387. Seagrain LLC v Glencore Grain BV [2013] EWHC 1189 (Comm); [2013] EWCA Civ 1627

GAFTA Prohibition Clause – Sellers held not entitled to rely on clause based on the law and the facts.

The Facts

The sale was for 3,000 metric tons, 10% more or less at sellers’ option, of feed wheat of Ukrainian or Russian origin, C & F,  Free out, one safe port, one safe berth, Haifa or Ashdod.

The contract incorporated the Gafta 48 Contract Form which included the Gafta Prohibition Clause.  The Prohibition Clause read as follows:

“PROHIBITION – in case of prohibition of export, blockade or hostilities or in case of any executive or legislative act done by or on behalf of the government of the country of origin or of the territory of the port or ports of shipment named herein is/are situate, restricting export, whether partially or otherwise, any such restrictions shall be deemed by both parties to apply to this contract and to the extent of such total or partial restriction to prevent fulfillment whether by shipment or by other means whatsoever or to that extent this contract or any unfulfilled portion thereof shall be cancelled.  Seller shall advise buyers without delay with reasons therefore, and if required, sellers must produce proof to justify the cancellation.”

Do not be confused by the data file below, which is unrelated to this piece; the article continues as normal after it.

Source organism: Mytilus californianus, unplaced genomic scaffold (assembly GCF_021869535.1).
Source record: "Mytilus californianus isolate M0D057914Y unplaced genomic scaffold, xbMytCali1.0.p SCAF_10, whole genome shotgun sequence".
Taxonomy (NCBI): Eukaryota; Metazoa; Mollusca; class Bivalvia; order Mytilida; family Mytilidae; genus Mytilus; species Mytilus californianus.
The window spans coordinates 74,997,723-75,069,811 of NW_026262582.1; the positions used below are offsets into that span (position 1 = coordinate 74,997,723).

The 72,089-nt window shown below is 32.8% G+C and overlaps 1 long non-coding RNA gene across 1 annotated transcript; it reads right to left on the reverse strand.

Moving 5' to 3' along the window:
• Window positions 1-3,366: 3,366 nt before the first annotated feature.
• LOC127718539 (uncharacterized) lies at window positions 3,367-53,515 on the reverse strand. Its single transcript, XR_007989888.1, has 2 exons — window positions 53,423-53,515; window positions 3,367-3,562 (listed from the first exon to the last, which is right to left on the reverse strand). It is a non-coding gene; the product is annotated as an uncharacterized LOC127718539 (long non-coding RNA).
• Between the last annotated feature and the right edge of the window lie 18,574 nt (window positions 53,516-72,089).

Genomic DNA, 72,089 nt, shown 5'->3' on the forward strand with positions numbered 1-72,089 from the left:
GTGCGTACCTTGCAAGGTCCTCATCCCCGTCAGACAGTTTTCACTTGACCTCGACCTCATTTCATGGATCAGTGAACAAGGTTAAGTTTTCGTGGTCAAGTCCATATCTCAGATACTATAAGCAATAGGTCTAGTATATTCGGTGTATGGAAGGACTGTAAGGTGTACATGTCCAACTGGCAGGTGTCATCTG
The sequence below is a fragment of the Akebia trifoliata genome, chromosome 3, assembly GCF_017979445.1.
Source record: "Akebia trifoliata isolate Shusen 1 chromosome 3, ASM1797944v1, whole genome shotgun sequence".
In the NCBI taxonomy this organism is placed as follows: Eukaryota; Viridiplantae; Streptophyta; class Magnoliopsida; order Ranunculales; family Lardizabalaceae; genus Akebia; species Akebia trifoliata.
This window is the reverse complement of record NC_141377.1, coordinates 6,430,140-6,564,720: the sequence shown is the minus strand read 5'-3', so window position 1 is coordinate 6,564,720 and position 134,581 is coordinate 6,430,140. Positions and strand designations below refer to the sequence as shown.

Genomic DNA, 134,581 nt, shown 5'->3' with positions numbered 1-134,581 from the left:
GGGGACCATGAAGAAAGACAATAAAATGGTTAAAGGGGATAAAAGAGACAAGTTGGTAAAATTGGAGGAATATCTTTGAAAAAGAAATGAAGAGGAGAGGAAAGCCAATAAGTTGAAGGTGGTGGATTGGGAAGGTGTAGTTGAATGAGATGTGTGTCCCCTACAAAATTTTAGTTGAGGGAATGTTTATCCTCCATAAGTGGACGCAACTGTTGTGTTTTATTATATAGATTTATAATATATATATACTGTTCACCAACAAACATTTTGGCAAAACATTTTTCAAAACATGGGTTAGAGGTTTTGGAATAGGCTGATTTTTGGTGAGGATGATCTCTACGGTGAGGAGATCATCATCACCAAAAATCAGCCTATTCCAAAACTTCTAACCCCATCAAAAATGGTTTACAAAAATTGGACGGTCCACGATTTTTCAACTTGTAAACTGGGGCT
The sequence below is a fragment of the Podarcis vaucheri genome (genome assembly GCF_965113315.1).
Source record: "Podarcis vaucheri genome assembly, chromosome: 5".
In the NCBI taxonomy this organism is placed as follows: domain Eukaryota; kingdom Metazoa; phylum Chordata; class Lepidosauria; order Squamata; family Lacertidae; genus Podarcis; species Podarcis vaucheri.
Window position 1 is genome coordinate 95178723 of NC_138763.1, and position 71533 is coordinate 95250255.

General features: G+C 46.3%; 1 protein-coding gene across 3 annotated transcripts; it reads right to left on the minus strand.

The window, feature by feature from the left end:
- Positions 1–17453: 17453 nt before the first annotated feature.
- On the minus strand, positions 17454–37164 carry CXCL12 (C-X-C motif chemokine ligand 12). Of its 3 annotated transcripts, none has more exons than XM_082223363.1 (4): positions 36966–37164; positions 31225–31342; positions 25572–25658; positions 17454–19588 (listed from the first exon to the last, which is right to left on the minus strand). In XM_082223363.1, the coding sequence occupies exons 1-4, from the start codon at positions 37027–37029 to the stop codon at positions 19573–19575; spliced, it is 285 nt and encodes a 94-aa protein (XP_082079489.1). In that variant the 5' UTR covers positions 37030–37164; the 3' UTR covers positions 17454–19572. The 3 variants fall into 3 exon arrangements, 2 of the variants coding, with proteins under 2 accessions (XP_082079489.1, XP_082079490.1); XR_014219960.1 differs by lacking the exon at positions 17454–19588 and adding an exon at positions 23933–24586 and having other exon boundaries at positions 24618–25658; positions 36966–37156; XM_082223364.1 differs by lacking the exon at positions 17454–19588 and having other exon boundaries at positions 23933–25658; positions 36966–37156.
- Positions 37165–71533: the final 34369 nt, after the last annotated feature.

Prior to the contract, State Customs Control had begun taking samples of export cargos during loading. 

After the contract but before the laycan period, a directive was issued appointing a single forensic laboratory to test all samples taken.  This created delay but did not prevent the export of feed wheat.

Sellers contended that the directive entitled them to cancel without more.

Findings

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